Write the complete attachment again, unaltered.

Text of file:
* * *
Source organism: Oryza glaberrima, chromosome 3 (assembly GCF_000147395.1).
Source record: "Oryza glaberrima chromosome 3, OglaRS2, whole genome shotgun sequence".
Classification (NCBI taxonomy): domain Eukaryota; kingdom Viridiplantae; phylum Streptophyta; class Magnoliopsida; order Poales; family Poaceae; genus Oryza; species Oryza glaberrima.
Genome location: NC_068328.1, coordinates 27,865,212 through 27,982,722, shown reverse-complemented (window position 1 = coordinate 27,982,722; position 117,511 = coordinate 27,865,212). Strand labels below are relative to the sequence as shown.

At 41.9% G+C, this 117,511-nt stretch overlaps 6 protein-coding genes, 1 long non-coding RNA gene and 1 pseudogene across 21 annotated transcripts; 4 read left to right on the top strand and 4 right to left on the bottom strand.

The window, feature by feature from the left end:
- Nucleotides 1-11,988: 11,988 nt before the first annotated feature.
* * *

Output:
Source organism: Oryza glaberrima, chromosome 3 (assembly GCF_000147395.1).
Source record: "Oryza glaberrima chromosome 3, OglaRS2, whole genome shotgun sequence".
Classification (NCBI taxonomy): domain Eukaryota; kingdom Viridiplantae; phylum Streptophyta; class Magnoliopsida; order Poales; family Poaceae; genus Oryza; species Oryza glaberrima.
Genome location: NC_068328.1, coordinates 27,865,212 through 27,982,722, shown reverse-complemented (window position 1 = coordinate 27,982,722; position 117,511 = coordinate 27,865,212). Strand labels below are relative to the sequence as shown.

At 41.9% G+C, this 117,511-nt stretch overlaps 6 protein-coding genes, 1 long non-coding RNA gene and 1 pseudogene across 21 annotated transcripts; 4 read left to right on the top strand and 4 right to left on the bottom strand.

The window, feature by feature from the left end:
- Nucleotides 1-11,988: 11,988 nt before the first annotated feature.